Strangers in the City: Reconfigurations of Space, Power, and Social Networks Within China's Floating Population

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Overview


“Li Zhang’s fascinating study of migrant workers in Beijing will add much to scholars’ understanding of power structures in ‘late-reform-era China.’”—Asian Affairs
“For all students and scholars wanting to understand the rapidly changing nature of the workforce in China’s cities, Stangers in the City should be required reading. It is also a lively and extremely well written account of the struggle to survive (and sometimes thrive) in urban China.”—Asian Affairs
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Editorial Reviews

From the Publisher

"Li Zhang's fascinating study of migrant workers in Beijing will add much to scholars' understanding of power structures in 'late-reform-era China.'"—Asian Affairs

"For all students and scholars wanting to understand the rapidly changing nature of the workforce in China's cities, Stangers in the City should be required reading. It is also a lively and extremely well written account of the struggle to survive (and sometimes thrive) in urban China."—Asian Affairs

"All in all, this is an excellent study of an important migrant community in China and adds a great deal to the existing scholarship on Chinese society and politics. The author struck a wonderful balance between social theory and ethnography, which serves as a model for any student interested in studying spatial politics and power relations in other kinds of communities in a non-Chinese context. For a study that draws liberally on contemporary social theories and postmodernist thinking, it is also pleasantly jargon free. I thus recommend this book highly not only to students of contemporary China, but to a wider readership interested in issues of migration, urbanization, and political change in postsocialist and developing countries."—The Journal of Asian Studies

"In short, this is an excellent ethnographic analysis and a moving piece of social commentary on China's late socialism."—American Journal of Sociology

"Strangers in the City is a valuable addition to our understanding of contemporary China. The issues it deals with are important ones in China and for anthropology."—American Ethnologist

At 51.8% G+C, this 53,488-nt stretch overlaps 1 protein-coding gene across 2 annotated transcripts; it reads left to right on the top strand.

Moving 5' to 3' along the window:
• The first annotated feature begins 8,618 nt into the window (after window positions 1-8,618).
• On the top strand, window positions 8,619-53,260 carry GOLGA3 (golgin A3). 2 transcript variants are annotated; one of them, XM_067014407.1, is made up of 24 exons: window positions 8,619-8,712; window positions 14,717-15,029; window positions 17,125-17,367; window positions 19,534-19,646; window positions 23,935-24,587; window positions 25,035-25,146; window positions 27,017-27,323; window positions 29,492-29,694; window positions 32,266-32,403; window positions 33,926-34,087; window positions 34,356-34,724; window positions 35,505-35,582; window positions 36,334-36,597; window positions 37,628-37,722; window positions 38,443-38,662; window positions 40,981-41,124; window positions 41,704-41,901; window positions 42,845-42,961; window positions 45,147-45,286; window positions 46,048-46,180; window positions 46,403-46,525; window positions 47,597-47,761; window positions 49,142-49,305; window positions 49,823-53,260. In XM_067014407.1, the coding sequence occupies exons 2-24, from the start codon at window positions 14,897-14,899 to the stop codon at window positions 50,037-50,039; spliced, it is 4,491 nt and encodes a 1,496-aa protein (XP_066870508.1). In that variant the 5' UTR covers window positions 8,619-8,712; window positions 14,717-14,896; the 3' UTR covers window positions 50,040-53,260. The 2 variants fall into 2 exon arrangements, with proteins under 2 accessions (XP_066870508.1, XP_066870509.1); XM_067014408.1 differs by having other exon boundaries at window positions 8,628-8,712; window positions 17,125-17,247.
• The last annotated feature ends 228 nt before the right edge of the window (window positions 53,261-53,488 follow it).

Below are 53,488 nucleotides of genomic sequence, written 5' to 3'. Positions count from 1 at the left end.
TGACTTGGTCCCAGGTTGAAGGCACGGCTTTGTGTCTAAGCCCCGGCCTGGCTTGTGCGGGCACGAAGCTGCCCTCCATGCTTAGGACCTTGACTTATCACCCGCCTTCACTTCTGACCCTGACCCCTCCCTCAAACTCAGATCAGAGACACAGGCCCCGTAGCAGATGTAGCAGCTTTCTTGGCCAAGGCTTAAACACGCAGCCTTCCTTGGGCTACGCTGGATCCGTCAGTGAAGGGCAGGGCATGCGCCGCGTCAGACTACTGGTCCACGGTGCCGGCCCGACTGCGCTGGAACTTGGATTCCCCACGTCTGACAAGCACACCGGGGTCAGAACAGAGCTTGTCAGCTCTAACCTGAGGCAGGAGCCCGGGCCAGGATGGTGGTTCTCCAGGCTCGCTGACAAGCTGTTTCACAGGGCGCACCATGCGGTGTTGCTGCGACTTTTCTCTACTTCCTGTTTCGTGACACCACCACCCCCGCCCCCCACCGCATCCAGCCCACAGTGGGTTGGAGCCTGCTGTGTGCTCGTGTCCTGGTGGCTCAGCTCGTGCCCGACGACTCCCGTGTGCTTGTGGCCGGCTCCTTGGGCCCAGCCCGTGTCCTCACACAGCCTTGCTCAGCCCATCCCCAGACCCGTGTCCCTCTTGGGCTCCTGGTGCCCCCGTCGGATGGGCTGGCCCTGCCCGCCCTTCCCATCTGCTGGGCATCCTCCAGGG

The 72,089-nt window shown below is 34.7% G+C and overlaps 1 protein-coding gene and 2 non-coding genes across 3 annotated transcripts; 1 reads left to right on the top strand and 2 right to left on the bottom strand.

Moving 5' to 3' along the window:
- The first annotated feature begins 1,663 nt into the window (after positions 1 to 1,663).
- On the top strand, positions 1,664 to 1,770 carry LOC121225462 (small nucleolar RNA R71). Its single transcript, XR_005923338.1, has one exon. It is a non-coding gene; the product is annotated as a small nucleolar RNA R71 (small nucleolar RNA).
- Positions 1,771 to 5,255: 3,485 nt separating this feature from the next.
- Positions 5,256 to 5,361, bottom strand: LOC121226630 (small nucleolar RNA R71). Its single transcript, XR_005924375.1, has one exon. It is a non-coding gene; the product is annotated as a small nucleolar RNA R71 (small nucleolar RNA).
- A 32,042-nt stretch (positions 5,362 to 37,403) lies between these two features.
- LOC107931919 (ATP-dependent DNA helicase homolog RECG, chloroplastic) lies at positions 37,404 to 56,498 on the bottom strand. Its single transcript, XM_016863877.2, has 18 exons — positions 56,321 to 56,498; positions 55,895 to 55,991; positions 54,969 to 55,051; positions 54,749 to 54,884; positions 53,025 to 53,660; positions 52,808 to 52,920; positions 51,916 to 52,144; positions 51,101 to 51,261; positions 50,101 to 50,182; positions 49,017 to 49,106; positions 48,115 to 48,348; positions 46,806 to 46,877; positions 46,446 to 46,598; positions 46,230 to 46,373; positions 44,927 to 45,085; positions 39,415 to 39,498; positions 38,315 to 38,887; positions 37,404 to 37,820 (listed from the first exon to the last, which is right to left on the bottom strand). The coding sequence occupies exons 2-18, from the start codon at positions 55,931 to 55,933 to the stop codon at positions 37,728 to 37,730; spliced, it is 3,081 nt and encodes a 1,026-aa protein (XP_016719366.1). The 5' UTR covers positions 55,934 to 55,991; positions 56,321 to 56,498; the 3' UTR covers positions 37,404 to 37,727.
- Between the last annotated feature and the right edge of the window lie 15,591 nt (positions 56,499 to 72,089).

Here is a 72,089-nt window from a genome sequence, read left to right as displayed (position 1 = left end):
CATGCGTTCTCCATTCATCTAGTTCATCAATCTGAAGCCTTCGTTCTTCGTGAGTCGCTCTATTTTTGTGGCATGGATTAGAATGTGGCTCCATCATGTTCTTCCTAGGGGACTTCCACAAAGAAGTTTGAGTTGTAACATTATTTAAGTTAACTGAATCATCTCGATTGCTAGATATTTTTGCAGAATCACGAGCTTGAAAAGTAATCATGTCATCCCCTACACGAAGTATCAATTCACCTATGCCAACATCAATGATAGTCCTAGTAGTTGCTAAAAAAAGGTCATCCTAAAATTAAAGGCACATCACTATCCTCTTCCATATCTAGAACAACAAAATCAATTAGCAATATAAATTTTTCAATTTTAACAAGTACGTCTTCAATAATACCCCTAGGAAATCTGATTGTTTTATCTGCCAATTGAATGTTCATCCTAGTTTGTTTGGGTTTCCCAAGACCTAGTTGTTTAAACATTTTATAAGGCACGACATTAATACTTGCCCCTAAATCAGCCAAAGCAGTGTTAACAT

Library Journal
Zhang (anthropology, Univ. of California, Davis)has reworked her dissertation into a readable though still scholarly study of China's "floating population," i.e., the one million peasants from Chinese rural areas who have "floated" into urban areas to form a workforce that has changed the dynamics of Chinese society, commerce, and power relations. Arguing that such changes symbolize post-Mao China's move toward democracy, Zhang centers her study around the largest migrant community who moved to Beijing from rural Wenzhou, establishing themselves in 48 large compounds. She explores the ways their leaders build power bases by controlling the market space and carefully details the many challenges they face, such as discrimination, crime, and governmental harassment. Background on China's system of household registry and some knowledge about migration within the country are needed to understand this study fully. Most suitable for academic libraries. Kitty Chen Dean, Nassau Community Coll., Garden City, NY Copyright 2001 Cahners Business Information.
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Product Details

  • ISBN-13: 9780804742061
  • Publisher: Stanford University Press
  • Publication date: 10/28/2002
  • Edition description: 1
  • Pages: 304
  • Product dimensions: 6.00 (w) x 9.00 (h) x 0.70 (d)

Meet the Author


Li Zhang is Associate Professor of Anthropology at the University of California, Davis
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Table of Contents

List of Illustrations
Introduction 1
1 The Floating Population as Subjects 23
2 Commercial Culture, Social Networks, and Migration Passages 47
3 The Privatization of Space 69
4 The Privatization of Power 91
5 Reconfigurations of Gender, Work, and Household 115
6 Contesting Crime and Order 137
7 The Demolition of Zhejiangcun 159
8 Displacement and Revitalization 186
Conclusion 202
App Notes on the Conditions and Politics of Fieldwork 213
Notes 217
Glossary 231
References 243
Index 267
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